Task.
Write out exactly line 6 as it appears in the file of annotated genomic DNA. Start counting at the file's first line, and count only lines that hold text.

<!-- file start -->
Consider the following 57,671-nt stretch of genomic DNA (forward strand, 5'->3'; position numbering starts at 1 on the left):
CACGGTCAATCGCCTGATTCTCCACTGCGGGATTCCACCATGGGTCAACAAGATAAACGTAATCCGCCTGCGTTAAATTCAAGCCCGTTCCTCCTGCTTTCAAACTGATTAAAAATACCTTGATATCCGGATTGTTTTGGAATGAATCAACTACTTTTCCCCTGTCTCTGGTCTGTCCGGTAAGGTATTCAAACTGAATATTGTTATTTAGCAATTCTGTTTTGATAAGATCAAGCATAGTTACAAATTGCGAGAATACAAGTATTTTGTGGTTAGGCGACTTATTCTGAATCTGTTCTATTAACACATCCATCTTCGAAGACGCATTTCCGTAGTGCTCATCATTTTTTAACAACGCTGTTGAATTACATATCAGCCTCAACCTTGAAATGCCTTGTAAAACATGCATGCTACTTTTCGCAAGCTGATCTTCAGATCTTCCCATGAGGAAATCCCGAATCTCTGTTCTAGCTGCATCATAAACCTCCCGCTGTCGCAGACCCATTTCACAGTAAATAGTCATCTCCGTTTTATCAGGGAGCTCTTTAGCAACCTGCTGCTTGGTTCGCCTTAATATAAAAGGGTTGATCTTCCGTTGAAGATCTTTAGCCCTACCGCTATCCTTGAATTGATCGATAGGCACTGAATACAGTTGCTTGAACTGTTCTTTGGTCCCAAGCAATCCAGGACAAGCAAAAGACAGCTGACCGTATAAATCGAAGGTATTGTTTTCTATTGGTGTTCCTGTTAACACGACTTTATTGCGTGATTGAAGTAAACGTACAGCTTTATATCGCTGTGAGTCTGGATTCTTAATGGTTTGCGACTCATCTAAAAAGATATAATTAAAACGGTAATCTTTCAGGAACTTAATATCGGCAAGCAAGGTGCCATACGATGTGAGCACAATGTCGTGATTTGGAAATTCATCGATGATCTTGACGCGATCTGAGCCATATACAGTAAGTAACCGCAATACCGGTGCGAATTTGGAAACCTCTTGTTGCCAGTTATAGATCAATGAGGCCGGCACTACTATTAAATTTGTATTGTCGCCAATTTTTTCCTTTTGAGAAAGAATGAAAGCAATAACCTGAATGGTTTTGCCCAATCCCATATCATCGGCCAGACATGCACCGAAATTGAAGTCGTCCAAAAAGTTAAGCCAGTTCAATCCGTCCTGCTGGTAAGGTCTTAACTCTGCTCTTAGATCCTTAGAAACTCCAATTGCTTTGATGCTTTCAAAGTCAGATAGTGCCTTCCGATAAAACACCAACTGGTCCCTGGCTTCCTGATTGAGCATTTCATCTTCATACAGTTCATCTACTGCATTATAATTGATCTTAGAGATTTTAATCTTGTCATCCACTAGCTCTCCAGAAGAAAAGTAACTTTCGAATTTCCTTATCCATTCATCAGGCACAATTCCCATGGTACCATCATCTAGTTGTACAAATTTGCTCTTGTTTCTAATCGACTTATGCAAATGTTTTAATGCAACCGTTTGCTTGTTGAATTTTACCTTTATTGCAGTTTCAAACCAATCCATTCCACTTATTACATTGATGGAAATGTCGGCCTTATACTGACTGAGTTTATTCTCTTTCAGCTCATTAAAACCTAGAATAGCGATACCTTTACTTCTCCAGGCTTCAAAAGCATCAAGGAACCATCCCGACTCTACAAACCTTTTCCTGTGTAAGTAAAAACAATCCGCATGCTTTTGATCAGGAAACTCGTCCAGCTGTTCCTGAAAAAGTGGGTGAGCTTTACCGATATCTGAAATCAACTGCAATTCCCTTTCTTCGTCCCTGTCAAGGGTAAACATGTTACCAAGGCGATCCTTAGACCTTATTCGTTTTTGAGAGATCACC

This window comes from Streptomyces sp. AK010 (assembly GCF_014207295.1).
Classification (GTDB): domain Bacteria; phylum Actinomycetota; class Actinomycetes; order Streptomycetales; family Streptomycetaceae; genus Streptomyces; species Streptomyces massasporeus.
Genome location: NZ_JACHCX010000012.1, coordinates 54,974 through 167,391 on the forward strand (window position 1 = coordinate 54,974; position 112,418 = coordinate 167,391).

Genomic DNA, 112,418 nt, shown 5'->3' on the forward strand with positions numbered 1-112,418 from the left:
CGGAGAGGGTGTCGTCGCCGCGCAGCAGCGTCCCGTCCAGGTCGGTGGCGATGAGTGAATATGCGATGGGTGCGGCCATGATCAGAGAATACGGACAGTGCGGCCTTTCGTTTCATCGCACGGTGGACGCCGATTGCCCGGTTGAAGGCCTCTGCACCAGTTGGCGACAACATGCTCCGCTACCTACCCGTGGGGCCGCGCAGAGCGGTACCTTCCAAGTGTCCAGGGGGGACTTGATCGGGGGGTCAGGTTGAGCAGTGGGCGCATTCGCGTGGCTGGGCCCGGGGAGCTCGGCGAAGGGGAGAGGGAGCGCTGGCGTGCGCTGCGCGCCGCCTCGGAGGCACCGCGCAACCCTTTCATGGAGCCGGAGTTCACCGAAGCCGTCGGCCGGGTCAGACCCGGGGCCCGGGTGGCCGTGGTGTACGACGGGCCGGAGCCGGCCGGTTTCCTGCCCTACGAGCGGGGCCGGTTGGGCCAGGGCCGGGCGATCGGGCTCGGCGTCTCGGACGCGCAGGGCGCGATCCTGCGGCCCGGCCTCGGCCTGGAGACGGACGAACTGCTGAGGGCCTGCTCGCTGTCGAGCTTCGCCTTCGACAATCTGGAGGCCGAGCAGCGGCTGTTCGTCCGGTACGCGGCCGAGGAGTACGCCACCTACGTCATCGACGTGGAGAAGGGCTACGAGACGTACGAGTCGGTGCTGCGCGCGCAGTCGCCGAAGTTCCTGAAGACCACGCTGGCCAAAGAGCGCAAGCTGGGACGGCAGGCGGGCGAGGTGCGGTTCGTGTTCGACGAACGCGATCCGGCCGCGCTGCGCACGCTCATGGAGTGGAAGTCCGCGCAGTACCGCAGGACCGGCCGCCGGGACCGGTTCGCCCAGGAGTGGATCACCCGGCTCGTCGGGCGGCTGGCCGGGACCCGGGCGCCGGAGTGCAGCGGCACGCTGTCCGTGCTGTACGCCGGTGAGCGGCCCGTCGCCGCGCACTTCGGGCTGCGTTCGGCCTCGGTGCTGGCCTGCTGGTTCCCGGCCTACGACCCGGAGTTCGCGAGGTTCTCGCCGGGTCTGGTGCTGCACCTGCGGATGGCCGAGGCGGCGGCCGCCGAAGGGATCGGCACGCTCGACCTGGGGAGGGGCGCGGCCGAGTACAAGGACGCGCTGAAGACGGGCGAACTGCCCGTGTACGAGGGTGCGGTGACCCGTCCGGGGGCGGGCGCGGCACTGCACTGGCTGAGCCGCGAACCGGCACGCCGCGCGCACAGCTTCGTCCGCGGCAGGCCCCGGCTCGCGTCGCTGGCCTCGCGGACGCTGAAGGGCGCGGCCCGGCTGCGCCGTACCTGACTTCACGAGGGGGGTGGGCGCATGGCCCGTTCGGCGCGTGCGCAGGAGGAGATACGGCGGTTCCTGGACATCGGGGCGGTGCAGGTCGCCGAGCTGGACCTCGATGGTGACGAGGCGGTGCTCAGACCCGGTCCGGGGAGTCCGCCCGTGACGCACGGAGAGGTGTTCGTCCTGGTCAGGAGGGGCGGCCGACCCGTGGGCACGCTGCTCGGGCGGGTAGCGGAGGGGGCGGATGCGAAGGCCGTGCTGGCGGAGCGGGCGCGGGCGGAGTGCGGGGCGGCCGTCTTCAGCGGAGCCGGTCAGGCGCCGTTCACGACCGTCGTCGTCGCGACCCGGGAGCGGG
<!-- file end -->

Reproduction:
Genomic DNA, 112,418 nt, shown 5'->3' on the forward strand with positions numbered 1-112,418 from the left: